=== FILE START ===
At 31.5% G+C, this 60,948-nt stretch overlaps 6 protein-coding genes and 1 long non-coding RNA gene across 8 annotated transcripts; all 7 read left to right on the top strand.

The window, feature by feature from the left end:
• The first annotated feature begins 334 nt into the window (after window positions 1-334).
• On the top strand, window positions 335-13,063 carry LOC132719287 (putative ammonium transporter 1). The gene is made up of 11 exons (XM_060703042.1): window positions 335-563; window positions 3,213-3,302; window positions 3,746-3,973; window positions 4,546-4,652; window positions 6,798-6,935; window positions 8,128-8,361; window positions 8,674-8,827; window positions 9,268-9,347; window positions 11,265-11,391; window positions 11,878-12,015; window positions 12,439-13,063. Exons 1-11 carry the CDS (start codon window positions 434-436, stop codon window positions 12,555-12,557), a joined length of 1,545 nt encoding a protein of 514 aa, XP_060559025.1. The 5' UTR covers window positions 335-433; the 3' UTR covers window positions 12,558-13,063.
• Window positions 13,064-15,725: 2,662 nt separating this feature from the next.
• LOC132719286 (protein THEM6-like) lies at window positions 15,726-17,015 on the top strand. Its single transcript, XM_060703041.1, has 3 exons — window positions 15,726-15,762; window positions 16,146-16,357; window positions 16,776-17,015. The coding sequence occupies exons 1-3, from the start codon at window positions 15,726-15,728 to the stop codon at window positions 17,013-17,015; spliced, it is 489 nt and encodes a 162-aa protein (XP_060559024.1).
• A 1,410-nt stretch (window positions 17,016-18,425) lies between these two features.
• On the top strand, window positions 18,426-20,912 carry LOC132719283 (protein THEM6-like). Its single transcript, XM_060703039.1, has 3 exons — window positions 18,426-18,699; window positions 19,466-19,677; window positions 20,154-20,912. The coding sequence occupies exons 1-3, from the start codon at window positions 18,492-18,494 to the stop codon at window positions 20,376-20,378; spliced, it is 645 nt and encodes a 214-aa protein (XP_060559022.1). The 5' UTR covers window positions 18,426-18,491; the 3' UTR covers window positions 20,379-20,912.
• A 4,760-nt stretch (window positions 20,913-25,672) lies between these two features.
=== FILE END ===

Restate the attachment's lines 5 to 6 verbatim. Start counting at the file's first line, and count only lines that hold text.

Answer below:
• Window positions 13,064-15,725: 2,662 nt separating this feature from the next.
• LOC132719286 (protein THEM6-like) lies at window positions 15,726-17,015 on the top strand. Its single transcript, XM_060703041.1, has 3 exons — window positions 15,726-15,762; window positions 16,146-16,357; window positions 16,776-17,015. The coding sequence occupies exons 1-3, from the start codon at window positions 15,726-15,728 to the stop codon at window positions 17,013-17,015; spliced, it is 489 nt and encodes a 162-aa protein (XP_060559024.1).